In 1847, Karl Marx thought the death of capitalism was imminent.

The topic of capitalism’s eventual death has been around for more than 150 years now. At one early point (1847) in his career as a writer, Karl Marx (with his friend Friedrich Engels) thought the death of capitalism was imminent. He even thought he could specify the mechanism by which this would happen.

The advance of industry, whose involuntary promoter is the bourgeoisie, replaces the isolation of the labourers, due to competition, by the revolutionary combination, due to association. The development of Modern Industry, therefore, cuts from under its feet the very foundation on which the bourgeoisie produces and appropriates products. What the bourgeoisie therefore produces, above all, are its own grave-diggers. Its fall and the victory of the proletariat are equally inevitable.

Things, of course, didn’t work out that way. About seventy years later the activist parties registered their preferences for social democracy, while rejecting Lenin’s Third International vision of the communist movement in western Europe. Julius Braunthal’s History of the International describes this historical development in detail.

In political terms, the failure of the communists to have everyone unite under their banner after World War I resulted in a split in allegiances between communist and social-democratic forces. This split in allegiances ultimately resulted, for instance, in the situation in Germany after the election of November 1932, when the SPD and the KPD might have formed a coalition government had they agreed to do so — and instead Germany drifted into Hitler’s rule — more capitalism, of the worst sort.

With hindsight we can see (through the lens offered us by Antonio Gramsci) that the hardline revolutionaries of the early and mid-20th century were wrong to assume that a government by the intelligentsia (which was what the Soviet Union was) would make a good substitute for real communism. They tried hard, but in the end it had to look good rather than being good. If you want real communism, then, you need to replace hegemonic rule entirely — the “dictatorship of the proletariat” has to be real rule by the working class, and not rule by the intelligentsia and their Party. In that light, the Soviets merely replaced the Czar’s hegemonic rule with a hegemonic rule of their own, which was replaced by capitalist hegemony when Boris Yeltsin dissolved the Soviet Union. Game over.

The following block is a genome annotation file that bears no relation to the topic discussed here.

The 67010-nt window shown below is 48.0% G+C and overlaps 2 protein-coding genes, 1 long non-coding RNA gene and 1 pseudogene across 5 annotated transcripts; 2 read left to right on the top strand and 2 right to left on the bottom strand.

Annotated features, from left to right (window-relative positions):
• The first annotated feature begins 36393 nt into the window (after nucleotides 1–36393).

The problem with the Soviet vision, then, is one shared by many forms of elitism — when you have rule by an elite, that elite is most likely to choose that form of rule which offers the most secure guarantee of keeping them on top. At some point that security of Russian elites was offered by capitalism, as it was offered after Mao’s death to the Chinese elites. Thus at some point, as Boris Kagarlitsky points out, the elites of the Soviet Union “switched sides” and joined forces with global neoliberalism, which is what we today call its “collapse.”

The Soviet Union’s “collapse” nonetheless generated several literary sources which brought up the possibility that the capitalist world system might also eventually collapse. This literary notion appears in several places — Alex Callinicos’ The Revenge of History, for instance, but most respectably Gopal Balakrishnan’s (2009) essay “Speculations on the Stationary State,” as published in the New Left Review. Balakrishnan tells us: